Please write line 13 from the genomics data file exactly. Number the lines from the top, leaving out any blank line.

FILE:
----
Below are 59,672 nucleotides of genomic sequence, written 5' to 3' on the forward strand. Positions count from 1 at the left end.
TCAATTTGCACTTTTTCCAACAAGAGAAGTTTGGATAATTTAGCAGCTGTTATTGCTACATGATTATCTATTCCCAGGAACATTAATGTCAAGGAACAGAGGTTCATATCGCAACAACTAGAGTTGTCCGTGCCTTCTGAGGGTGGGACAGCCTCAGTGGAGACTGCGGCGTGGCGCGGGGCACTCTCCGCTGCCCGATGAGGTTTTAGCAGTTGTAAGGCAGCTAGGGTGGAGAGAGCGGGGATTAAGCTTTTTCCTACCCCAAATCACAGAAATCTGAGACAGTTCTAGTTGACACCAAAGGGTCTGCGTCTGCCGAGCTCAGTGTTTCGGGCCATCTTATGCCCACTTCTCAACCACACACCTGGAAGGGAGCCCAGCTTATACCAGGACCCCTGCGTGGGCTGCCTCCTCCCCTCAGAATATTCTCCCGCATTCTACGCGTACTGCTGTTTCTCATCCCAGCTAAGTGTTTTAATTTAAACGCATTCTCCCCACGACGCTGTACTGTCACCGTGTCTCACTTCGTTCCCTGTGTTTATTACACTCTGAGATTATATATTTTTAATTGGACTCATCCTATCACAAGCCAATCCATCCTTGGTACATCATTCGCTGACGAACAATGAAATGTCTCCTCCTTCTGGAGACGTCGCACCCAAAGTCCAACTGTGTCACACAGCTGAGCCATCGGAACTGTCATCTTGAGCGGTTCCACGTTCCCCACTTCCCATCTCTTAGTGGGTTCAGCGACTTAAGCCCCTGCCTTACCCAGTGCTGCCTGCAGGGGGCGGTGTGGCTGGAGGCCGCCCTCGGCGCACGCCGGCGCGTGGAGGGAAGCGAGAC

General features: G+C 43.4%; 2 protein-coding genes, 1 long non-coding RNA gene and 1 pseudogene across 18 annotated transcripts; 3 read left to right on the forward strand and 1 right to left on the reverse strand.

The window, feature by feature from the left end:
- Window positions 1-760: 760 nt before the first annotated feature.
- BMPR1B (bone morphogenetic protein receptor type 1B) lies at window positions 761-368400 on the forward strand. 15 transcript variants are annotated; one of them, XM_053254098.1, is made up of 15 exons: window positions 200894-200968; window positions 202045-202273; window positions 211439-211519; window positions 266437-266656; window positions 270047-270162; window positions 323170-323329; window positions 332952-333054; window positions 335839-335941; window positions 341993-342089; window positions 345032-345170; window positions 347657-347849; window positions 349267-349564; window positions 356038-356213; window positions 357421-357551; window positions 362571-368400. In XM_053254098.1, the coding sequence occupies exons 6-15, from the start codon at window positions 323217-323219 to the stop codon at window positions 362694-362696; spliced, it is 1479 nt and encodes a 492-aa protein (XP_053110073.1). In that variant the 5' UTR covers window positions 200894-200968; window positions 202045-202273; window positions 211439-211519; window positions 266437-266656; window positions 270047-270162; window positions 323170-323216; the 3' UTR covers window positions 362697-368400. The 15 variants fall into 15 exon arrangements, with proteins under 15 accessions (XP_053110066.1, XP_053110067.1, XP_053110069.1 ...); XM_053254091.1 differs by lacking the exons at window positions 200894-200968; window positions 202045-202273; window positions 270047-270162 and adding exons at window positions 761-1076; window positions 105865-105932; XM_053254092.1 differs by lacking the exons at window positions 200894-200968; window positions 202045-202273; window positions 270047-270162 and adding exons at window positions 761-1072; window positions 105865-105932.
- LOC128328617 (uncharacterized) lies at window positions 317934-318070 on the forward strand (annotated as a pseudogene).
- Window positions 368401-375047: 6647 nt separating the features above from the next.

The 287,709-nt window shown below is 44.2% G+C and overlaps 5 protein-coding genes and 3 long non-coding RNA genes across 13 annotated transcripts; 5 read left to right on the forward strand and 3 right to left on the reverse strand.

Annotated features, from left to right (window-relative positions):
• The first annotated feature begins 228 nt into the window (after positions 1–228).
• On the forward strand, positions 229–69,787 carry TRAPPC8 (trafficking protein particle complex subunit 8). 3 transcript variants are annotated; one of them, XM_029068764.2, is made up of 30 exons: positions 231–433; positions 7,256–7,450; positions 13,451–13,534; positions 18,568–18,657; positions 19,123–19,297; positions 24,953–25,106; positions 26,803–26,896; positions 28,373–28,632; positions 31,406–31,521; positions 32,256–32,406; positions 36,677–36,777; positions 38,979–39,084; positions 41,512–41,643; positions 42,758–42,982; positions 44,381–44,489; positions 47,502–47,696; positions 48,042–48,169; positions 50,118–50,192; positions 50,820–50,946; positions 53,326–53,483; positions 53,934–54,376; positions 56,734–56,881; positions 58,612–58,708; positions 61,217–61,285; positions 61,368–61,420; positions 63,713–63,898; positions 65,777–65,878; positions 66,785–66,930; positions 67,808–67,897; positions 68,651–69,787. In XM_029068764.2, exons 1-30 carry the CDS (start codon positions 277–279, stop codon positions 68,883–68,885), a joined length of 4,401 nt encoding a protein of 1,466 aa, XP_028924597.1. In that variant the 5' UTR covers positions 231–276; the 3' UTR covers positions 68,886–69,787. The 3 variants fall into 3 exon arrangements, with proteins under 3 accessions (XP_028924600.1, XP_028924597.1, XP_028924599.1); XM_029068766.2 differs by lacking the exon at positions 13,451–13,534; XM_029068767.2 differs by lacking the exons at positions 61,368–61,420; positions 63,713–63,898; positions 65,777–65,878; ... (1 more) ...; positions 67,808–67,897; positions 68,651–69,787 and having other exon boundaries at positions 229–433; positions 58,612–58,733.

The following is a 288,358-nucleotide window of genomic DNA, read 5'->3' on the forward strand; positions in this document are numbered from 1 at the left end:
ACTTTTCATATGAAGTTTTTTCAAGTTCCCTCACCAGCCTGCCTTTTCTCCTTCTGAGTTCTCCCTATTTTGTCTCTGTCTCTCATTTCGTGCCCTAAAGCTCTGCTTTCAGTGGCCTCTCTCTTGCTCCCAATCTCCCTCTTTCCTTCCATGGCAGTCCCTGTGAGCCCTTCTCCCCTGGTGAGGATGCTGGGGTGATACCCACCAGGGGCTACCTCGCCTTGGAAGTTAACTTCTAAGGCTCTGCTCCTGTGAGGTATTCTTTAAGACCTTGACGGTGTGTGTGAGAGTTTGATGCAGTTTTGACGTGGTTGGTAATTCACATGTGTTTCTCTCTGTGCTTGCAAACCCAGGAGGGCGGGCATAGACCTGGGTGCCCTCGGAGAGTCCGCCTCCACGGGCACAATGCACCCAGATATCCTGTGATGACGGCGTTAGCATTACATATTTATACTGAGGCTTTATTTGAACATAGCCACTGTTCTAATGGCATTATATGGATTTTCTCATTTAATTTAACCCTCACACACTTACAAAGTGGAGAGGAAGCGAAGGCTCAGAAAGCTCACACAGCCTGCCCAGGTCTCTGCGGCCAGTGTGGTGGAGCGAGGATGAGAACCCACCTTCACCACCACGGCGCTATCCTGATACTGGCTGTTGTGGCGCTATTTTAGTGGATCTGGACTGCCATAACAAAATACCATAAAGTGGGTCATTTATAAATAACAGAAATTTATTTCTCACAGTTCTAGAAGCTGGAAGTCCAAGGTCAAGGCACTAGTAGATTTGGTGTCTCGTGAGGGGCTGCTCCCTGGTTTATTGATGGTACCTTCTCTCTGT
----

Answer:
The following is a 288,358-nucleotide window of genomic DNA, read 5'->3' on the forward strand; positions in this document are numbered from 1 at the left end: